FIWARE PySpark Connector Step-by-Step Tutorial

This is a step-by-step tutorial on how to configure a working example to try the FIWARE PySpark Connector. In this tutorial, we simulate an on-line residual useful life prediction for batteries. To do so, a machine learning model trained on battery data is deployed as a PySpark algorithm using a spark cluster, while an Orion Context Broker provides data from unseen same-type batteries. This setup allows the real-time prediction of battery residual useful lifes.


What are PySpark and FIWARE PySpark Connector?

PySpark is an open-source distributed computing framework built on Apache Spark, designed for big data processing and analytics. It provides an interface for programming with data stored in distributed systems, such as Hadoop Distributed File System (HDFS) and Apache Cassandra. PySpark enables developers to write data processing tasks in Python, while taking advantage of Spark's powerful capabilities for distributed data processing. It offers a wide range of built-in libraries for handling large-scale data processing tasks, including machine learning, graph processing, and stream processing. PySpark's ability to distribute data and computations across a cluster of machines allows for fast and scalable data processing, making it a popular choice for big data analytics projects.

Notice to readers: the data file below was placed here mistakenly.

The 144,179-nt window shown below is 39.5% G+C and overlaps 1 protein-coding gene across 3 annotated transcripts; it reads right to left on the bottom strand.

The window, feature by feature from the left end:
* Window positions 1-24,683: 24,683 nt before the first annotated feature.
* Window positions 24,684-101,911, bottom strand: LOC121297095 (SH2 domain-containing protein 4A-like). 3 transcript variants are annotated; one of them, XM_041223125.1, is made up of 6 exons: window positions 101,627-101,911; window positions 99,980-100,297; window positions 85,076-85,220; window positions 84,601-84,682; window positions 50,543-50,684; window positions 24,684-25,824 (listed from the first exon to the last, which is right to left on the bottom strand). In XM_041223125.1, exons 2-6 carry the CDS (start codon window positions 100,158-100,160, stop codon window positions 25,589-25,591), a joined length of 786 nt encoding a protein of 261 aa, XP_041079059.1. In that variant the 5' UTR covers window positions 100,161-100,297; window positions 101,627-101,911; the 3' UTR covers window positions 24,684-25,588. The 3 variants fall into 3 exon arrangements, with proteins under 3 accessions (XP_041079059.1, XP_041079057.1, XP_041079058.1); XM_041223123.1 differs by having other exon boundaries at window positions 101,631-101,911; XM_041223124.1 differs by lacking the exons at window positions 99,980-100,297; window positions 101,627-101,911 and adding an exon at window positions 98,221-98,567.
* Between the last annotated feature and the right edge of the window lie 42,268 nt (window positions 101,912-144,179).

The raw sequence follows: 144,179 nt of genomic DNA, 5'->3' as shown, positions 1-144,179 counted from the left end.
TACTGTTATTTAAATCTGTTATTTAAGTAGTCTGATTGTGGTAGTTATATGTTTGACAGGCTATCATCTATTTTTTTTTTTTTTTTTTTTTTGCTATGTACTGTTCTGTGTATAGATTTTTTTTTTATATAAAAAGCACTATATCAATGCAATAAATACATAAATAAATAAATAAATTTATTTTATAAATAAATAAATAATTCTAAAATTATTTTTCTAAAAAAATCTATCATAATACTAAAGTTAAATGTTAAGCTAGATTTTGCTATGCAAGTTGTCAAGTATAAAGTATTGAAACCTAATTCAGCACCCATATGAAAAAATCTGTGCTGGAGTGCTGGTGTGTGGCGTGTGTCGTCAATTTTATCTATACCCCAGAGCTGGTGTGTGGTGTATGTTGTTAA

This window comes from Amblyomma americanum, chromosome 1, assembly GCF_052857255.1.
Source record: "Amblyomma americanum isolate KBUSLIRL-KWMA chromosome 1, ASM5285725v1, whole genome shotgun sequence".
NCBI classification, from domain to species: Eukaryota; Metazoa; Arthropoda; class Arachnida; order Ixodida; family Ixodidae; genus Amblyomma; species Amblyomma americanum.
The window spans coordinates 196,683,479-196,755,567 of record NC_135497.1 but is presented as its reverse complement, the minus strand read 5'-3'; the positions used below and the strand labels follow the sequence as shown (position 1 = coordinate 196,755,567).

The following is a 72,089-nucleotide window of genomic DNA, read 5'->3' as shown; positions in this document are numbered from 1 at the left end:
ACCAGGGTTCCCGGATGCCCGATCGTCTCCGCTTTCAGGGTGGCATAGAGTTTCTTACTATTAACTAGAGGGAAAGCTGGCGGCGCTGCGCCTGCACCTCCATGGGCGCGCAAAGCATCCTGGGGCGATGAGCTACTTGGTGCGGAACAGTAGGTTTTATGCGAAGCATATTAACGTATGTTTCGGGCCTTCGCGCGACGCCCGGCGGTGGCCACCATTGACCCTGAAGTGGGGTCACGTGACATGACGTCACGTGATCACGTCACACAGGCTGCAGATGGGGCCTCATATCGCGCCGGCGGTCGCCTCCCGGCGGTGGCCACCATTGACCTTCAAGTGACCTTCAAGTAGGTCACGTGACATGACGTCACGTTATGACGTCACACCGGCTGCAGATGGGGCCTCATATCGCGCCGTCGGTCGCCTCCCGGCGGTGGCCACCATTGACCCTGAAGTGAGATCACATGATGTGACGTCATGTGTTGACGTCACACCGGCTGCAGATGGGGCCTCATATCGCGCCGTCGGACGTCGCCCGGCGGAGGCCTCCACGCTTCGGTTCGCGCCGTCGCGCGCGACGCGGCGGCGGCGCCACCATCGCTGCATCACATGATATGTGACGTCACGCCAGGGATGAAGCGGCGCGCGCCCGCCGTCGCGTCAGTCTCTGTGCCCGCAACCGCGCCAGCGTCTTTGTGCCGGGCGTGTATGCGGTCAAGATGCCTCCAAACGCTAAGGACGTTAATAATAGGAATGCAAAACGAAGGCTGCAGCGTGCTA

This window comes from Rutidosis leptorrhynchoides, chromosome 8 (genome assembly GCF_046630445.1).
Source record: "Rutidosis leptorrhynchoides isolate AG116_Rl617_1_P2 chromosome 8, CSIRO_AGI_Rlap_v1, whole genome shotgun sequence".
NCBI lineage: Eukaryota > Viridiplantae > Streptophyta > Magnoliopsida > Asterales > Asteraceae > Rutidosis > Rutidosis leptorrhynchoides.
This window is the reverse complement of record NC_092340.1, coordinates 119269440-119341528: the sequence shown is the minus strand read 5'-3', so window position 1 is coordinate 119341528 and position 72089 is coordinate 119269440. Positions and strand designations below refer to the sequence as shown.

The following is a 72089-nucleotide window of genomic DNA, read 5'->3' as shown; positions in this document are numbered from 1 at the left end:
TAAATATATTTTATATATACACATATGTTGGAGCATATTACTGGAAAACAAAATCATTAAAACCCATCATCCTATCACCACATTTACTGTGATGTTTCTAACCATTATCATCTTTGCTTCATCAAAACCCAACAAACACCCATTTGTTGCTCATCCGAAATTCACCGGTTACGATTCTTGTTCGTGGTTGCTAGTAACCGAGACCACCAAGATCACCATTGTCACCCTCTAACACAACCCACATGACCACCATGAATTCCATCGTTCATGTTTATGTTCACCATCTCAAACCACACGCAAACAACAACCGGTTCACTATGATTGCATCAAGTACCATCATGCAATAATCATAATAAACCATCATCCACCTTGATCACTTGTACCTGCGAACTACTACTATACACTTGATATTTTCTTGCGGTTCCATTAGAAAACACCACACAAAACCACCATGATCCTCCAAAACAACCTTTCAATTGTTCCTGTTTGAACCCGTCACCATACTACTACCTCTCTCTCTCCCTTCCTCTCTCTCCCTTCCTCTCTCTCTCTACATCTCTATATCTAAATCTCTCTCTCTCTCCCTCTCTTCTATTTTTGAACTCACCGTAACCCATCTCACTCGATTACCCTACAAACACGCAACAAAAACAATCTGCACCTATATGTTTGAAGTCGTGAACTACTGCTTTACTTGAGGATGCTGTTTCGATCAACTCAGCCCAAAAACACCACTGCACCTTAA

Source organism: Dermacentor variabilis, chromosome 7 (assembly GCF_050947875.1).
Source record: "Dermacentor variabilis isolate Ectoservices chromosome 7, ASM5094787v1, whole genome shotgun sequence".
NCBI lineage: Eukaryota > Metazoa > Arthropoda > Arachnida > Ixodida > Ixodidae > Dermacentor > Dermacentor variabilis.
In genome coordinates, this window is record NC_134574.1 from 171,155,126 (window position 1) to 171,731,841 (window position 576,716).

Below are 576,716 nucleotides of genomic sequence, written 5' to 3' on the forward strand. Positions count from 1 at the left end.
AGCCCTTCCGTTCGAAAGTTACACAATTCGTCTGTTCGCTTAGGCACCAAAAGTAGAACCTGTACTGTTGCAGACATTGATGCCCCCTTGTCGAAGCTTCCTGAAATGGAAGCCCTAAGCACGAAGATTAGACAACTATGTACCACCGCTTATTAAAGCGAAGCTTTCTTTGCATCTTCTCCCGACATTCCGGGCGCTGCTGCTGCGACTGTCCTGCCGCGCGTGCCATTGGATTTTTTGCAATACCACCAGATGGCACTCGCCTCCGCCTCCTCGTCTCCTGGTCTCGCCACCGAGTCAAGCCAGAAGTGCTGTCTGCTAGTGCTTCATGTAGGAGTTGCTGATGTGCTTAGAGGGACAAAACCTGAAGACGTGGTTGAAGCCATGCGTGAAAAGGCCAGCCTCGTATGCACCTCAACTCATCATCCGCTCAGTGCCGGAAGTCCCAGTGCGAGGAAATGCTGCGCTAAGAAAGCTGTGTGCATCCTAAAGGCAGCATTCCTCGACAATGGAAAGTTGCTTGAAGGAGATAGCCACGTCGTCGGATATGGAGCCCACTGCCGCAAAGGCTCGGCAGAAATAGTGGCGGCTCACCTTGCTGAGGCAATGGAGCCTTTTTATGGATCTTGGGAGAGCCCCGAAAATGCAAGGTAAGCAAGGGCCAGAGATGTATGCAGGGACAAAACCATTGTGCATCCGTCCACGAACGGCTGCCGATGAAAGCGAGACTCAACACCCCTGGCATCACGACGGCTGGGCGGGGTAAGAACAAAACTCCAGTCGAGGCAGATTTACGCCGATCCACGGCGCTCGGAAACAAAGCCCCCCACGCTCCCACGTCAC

The FIWARE PySpark Connector is a FIWARE Generic Enabler (GE) that facilitates two-way communication between the FIWARE Context Brokers (CB) and PySpark. It consists of two subcomponents, a receiver and a replier, which enable bidirectional data exchange. The connector operates at a low-level socket level, establishing a message passing interface between the CBs and PySpark. This interface includes a parser function, allowing for the creation of NGSIv2 and NGSI-LD entities that can be seamlessly integrated into custom PySpark algorithms. Furthermore, once data is processed within the PySpark environment, the connector offers a write-back interface via a REST API, enabling data to be sent back to the CBs.


The above figure explains the overall architecture set up in the tutorial and how each component communicate with the others. In particular, it is possible to see that the context broker sends data to the driver machine, while workers are in charge to write back computation results (if any). In this scheme, we set up fixed ip addresses (using docker network) in order to speed up tutorial setup. Shown IPs, however, are not mandatory: it is possible to get any machine IPs and use that when configuring the connector.